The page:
Water and Biodiversity Forum.
Elections and more…
The forum in Chontal this year was by far the most successful Water and Bidoviversity Forum we have ever had. 236 participants from 36 communities took their time (as far away as 3 hours on foot and truck) to spend the whole day talking about the importance of protecting Intag’s water sources and forests and wildlife. The talks were followed by popular poetry readings, music and a theater show for the kids. And kids! They came from 11 different schools to participate in the art contest on the importance of water. You can see the photos by going to this link https://plus.google.com/
Elections and more….
Ecuador is preparing to hold elections on February 2013. Correa is the favorite right now, but his main opponent, economist Alberto Acosta, who is completely against large-scale mining has a good chance, IF the gov plays clean. That is a very big IF. Especially considering, if one is able to believe an opposition Assembly member who spoke at the Water and Biodiversity forum, that this year the gov was planning on spending $295 million on what he considered to be propaganda. That’s much higher than last year’s expenditure to “inform” the people of the government’s activities, and promoting itself all over the different medias.
Something that is troubling is the ever-concentrating of powers and influence in the Executive branch. Just like Venezuela. The Ecuadorian government is also following in the goosesteps of Chavez in giving more and more subsidies to the people, while democratic values and institutions are being battered daily. The latest (just from a couple of days ago) was the president trying to curb the Legisltative right to investigate other branches of government. Also, not too long ago, Mr Correa asked his Minsiters not to give interviews to the press he considers to be in opposition (calls that press corrupt). The list of initiatives by the gov to curb or displace other powers of government is depressingly long; and getting longer.
Unfortunately, most members of his party in the Legislative blindly support his directives and policies; regardless of their undemocratic aspects. It’s sad to say, but the model of the “strong-man”, Caudillo-type of governance, led by charismatic individuals who consider themselves to be the father of all the citizens and who think they can say or do no wrong, and who also considers themselves to be above the law and the Constitution, is consolidating itself in Latin America. Chavez is the perfect example; and Correa is doing his best to implement it here in Ecuador. Both governments are sustained by high commodity prices (petroleum) which allow them to buy their way into the hearts of many of the people, who also- true enough- lack basic necessities. As pointed out in other posts, many of these subsidies are also sustained by Chinese loans (in Venezuela to the the of 40 billion $)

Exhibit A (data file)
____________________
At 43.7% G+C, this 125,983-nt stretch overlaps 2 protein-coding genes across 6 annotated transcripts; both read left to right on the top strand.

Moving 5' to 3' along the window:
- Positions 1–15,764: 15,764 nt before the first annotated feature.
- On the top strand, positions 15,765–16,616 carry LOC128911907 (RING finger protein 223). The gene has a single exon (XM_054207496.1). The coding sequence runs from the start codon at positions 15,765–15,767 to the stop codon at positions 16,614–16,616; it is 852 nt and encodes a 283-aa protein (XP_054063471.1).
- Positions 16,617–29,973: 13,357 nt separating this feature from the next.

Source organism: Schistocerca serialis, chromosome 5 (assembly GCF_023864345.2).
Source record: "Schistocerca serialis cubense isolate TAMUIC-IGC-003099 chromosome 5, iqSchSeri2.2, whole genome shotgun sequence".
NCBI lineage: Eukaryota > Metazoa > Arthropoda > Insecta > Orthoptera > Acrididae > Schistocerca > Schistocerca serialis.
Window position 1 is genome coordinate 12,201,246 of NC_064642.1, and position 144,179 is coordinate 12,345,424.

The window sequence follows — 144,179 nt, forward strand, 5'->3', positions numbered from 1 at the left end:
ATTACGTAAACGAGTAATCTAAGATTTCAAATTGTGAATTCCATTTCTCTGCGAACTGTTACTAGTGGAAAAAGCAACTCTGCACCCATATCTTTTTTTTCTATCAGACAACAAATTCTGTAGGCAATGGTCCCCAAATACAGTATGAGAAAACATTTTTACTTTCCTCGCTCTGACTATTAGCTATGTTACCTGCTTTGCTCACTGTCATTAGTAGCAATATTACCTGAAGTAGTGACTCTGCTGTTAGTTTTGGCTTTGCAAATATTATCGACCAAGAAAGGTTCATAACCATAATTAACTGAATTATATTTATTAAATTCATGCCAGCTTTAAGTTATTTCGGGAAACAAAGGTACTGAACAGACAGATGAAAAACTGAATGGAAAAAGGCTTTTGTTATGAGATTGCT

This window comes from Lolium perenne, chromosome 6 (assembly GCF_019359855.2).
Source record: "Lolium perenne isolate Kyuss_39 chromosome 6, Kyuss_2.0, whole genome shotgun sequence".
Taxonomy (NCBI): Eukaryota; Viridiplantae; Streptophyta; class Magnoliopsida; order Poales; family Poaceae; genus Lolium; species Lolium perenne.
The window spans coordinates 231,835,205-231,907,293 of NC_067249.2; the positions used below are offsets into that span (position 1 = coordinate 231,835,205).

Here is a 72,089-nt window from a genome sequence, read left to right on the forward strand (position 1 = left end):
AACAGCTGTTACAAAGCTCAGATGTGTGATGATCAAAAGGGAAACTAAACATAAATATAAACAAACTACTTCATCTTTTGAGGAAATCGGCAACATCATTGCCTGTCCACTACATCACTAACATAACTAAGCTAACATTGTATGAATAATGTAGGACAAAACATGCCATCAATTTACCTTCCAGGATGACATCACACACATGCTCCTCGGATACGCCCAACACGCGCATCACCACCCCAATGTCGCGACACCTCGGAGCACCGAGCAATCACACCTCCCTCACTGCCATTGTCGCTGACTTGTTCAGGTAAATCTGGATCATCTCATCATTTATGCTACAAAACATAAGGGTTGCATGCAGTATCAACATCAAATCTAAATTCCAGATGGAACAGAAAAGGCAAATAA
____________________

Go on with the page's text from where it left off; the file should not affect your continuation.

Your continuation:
Petroleum is running out in Ecuador, and instead of using the nation’s exceptional biological and cultural wealth to achieve a higher standard of living (not just accumulating material crap and having nice roads) Correa is going full speed ahead with large-scale mining to fund the generous social programs in the future- including a recently announced 60% increase of the poor people’s subsidy (from $30 to $50). A measure that will undoubtedly help his reelection chances in February. But not only in the future, mining is supplying Ecuador with millions in the present, given that the government is insisting on upfront cash before mines even open (the Chinese Ecuacorriente company will give Correa’s government 100 million before their large scale copper mine opens in the south). Something that is worth pointing out is the connection between mining and petroleum economies and authoritarian regimes pointed out in countless studies. These are just two more cases where reality on the ground confirm these kinds of studies.